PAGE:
Damage to Ottawa County Jail by inmates costing thousands

OTTAWA COUNTY, Okla. – It started with a jail riot spurred on by an inmate in April.

“They broke a bunch of windows, pipes out of the ceiling to make weapons out of, their sink and stuff to make shields out of,” says Ottawa County Sheriff David Dean.

Then, the inmate who started the riot started a small fire in the ceiling of a holding cell.

“And it wasn’t really even a fire. It was starting to be, but the smoke got everybody’s attention,” says Dean.

And most recently, a detective with the Miami Police Department discovered what was a source of contraband in the jail.

“They went from the shower through the gap in the wall into our boiler room and was trying to escape,” says Dean.

It’s been one thing after another over the last month, and the cost is getting up there.

“The riot, with the busted windows and the ceiling, that’s gonna cost probably about ten thousand dollars,” explains Dean.

Repairing the shower in bathroom attached to the boiler room will also cost a little more than a thousand, and Dean says they’ve already spent between two and three thousand on mattresses for inmates since he took over four months ago.

“You’ve gotta give them the mats, blankets and hygiene stuff. So you try to give them some shampoo, well they stuff the drains with the bottles which messes up the drainage system,” says Dean. “We’ve tried to start charging them when they leave if the mats not there, (but) they don’t have no money, so that’s something else that goes through the court. So it’s just a long road.”

The ceiling where the fire was started is being repaired by county employees, so the cost to make that repair won’t come out of the sheriff’s office budget. Dean says the county commissioners have worked with him a lot to help with repairs and other problems that have come up at the jail.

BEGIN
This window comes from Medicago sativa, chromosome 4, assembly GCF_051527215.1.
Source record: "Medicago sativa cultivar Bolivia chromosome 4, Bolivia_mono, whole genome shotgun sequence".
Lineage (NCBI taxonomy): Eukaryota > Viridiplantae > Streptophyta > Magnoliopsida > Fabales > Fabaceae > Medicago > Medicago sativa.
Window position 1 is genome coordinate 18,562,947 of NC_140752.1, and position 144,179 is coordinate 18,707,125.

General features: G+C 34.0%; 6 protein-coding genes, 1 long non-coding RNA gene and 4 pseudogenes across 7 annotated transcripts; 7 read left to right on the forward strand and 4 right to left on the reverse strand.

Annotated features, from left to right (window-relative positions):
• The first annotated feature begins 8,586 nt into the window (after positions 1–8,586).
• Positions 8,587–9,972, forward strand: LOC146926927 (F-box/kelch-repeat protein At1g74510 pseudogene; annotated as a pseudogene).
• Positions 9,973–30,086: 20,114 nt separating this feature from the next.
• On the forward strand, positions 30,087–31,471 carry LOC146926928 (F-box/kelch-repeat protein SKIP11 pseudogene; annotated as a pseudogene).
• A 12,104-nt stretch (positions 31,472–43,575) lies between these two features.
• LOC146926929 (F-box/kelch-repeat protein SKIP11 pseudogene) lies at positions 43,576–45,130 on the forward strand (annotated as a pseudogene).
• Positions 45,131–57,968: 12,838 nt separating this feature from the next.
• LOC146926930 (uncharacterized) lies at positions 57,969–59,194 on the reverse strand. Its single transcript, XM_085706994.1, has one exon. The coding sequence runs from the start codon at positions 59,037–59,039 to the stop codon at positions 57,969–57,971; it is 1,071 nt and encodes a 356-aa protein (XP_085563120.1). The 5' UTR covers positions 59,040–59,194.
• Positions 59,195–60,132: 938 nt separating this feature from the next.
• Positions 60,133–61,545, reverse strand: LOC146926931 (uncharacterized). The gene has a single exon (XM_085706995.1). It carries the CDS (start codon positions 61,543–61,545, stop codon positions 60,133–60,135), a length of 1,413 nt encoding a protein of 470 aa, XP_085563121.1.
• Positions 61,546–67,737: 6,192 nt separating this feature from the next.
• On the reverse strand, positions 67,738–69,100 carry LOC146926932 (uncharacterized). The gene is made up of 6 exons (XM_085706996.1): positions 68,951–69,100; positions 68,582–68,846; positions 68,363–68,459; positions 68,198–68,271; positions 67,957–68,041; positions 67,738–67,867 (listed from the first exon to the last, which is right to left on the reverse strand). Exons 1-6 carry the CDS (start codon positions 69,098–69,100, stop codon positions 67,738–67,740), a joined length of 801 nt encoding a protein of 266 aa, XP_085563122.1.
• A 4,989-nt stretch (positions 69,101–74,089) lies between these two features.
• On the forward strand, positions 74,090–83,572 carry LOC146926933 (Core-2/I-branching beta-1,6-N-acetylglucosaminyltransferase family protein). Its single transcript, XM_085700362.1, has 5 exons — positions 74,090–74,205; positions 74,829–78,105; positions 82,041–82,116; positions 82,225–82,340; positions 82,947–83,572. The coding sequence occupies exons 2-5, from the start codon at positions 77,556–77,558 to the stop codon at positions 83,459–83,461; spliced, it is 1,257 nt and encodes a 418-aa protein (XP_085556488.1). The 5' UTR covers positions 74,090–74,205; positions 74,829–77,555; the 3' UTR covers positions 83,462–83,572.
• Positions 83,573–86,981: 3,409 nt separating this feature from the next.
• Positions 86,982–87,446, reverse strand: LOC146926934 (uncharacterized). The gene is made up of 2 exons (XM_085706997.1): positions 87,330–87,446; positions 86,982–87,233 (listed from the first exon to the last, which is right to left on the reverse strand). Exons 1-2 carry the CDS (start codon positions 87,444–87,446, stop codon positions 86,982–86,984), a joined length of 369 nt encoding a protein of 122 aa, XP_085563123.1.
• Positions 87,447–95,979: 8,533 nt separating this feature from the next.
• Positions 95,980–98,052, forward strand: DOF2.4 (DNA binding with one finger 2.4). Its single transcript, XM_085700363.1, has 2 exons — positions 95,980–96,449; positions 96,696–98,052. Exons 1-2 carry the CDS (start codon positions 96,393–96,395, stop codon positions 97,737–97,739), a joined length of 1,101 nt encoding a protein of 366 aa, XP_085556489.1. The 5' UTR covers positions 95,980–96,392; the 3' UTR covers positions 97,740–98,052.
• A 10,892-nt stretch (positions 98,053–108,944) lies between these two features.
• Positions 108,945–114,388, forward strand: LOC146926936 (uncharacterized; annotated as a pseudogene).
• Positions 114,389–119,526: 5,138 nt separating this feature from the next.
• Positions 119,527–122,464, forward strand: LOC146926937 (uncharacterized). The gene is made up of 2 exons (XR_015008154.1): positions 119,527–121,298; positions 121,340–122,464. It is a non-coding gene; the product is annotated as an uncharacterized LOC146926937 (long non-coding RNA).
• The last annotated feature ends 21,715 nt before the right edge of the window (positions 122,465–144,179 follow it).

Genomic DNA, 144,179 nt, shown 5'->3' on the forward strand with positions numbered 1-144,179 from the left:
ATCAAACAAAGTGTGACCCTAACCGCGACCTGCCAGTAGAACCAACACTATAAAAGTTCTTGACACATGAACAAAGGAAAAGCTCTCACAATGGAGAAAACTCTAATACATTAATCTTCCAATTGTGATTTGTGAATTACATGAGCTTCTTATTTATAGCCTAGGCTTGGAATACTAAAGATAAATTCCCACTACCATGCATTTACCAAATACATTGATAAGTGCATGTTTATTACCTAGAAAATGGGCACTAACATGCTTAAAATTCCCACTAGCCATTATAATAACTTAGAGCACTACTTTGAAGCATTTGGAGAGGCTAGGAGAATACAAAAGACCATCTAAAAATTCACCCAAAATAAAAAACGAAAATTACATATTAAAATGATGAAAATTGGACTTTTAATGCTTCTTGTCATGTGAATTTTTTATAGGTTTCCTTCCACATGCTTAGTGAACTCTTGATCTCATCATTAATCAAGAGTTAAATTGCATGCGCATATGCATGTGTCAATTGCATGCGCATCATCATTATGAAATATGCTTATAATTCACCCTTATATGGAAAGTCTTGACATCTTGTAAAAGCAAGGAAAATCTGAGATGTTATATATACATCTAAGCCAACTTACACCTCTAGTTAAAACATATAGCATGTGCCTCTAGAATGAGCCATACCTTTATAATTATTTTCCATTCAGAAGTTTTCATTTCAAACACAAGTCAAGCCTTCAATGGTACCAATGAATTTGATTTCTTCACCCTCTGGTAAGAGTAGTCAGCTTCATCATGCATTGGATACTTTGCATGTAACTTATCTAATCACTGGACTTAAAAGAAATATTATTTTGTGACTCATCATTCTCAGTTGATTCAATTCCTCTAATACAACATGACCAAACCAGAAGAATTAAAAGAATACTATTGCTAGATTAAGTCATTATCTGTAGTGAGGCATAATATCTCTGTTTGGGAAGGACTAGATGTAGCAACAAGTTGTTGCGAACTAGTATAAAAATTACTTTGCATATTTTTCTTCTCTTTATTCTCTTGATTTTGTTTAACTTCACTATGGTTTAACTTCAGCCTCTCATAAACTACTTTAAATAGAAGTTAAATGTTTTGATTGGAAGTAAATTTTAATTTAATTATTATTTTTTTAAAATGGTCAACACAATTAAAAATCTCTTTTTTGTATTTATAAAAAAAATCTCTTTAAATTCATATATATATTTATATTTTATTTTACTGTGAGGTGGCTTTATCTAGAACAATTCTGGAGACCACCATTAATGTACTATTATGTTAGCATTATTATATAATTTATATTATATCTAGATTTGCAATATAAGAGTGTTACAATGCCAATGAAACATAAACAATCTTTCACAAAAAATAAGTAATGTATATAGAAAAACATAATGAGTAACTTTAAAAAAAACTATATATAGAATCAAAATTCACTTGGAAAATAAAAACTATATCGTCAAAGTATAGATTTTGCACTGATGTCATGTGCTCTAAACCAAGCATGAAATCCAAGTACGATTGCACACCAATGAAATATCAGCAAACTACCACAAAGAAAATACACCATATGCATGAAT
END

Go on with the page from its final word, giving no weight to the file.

Dean also says they’re working on proactive solutions.

“We’re getting new camera systems, new lighting so we can maybe stop some of these drops that’s coming around. Took out some of their phones,” says Dean.

More jailers have been hired as well — they now have 15, which gives them around three per shift, plus the dispatcher (who also helps with female inmates). But when there’s more than a hundred inmates in the jail, they can’t be everywhere at once.

So this coming fiscal year, Dean hopes to add enough jailers to get four on per shift, so that if something does happen not all of the jailers are tied up with response. County Commissioner Russell Earls says that enough money should go to the sheriff’s office that they can hire those additional jailers, as well as more road deputies and have more funds for repairs and maintenance. Another big ticket item that should be taken care of by this summer is the roof of the jail. According to Earls, the majority of 907 thousand in Covid relief funding will be going to the sheriff’s office to replace the roof.

“I mean, we’ve only been here four months, so we’re still trying to fight the fires from before. And we’ll get it fixed, it’s just gonna take time,” says Dean. “Sooner or later everything’s just gonna be running smooth again.”